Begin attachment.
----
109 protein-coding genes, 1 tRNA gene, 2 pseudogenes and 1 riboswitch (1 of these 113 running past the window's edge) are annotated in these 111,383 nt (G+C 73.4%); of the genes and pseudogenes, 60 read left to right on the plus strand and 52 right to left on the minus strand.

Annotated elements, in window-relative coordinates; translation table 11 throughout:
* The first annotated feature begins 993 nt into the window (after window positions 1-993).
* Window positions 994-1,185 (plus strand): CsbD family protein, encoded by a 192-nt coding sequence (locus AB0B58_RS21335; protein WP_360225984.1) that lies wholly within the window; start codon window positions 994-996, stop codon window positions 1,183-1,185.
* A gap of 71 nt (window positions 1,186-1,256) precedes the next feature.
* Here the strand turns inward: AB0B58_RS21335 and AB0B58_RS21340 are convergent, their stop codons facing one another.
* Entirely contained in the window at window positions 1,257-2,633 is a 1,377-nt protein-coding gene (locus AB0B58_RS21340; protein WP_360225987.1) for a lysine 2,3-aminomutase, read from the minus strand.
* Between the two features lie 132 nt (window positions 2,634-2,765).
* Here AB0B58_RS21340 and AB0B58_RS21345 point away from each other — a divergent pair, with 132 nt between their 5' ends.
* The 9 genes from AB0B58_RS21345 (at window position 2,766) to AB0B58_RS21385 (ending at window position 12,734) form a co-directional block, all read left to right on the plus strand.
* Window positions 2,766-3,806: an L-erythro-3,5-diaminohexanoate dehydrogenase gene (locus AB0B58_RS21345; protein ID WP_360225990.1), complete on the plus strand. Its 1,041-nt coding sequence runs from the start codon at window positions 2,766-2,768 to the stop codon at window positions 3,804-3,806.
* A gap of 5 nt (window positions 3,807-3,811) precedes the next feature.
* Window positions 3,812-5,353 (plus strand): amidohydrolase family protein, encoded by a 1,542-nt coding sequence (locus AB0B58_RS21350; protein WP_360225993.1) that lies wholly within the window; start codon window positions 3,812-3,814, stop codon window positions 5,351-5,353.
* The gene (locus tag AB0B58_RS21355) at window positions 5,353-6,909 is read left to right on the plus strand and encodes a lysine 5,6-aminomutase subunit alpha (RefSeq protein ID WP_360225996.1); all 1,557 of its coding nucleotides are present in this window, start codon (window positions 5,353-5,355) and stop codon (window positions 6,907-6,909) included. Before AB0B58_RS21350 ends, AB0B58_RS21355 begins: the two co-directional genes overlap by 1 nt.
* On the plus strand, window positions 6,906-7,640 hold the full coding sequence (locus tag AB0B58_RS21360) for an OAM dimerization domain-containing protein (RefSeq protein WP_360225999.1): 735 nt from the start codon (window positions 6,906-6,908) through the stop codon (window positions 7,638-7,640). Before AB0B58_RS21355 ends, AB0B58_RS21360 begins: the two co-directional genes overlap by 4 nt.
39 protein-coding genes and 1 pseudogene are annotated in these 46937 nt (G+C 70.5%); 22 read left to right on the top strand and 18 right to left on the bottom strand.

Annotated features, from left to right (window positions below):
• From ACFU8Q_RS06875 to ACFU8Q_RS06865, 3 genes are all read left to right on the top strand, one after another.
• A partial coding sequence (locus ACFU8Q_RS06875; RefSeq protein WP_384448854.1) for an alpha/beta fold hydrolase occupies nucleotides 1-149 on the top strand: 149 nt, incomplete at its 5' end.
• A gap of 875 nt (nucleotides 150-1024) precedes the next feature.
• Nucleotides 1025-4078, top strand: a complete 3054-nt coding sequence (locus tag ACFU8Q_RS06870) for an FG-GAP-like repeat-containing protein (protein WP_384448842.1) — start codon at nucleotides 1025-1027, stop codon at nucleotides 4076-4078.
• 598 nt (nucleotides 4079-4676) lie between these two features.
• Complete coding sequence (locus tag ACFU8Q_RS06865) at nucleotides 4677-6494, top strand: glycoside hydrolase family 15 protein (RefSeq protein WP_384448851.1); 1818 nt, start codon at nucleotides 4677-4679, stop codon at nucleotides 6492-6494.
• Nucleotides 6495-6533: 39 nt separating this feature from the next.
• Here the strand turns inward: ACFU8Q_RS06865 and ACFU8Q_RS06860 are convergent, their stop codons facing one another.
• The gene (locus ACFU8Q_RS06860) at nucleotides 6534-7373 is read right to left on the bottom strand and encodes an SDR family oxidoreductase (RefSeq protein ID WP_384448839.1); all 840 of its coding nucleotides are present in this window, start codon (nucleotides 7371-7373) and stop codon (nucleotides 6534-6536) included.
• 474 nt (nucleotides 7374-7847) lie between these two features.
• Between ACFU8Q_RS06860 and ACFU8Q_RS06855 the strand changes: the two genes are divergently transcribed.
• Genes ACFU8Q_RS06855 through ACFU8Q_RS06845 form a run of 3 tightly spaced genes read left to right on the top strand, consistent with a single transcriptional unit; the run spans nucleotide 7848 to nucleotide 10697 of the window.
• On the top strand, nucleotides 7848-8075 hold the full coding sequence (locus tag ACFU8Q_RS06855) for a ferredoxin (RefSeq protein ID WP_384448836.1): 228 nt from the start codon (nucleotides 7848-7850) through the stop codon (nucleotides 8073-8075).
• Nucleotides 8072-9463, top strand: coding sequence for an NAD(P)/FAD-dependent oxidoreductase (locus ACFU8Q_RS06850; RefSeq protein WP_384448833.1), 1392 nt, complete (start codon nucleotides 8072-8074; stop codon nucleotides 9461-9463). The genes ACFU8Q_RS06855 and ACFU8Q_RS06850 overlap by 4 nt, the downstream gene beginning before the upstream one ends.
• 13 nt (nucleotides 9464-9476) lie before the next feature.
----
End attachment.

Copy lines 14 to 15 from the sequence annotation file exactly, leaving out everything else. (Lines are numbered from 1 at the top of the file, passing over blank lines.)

* The gene (locus tag AB0B58_RS21355) at window positions 5,353-6,909 is read left to right on the plus strand and encodes a lysine 5,6-aminomutase subunit alpha (RefSeq protein ID WP_360225996.1); all 1,557 of its coding nucleotides are present in this window, start codon (window positions 5,353-5,355) and stop codon (window positions 6,907-6,909) included. Before AB0B58_RS21350 ends, AB0B58_RS21355 begins: the two co-directional genes overlap by 1 nt.
* On the plus strand, window positions 6,906-7,640 hold the full coding sequence (locus tag AB0B58_RS21360) for an OAM dimerization domain-containing protein (RefSeq protein WP_360225999.1): 735 nt from the start codon (window positions 6,906-6,908) through the stop codon (window positions 7,638-7,640). Before AB0B58_RS21355 ends, AB0B58_RS21360 begins: the two co-directional genes overlap by 4 nt.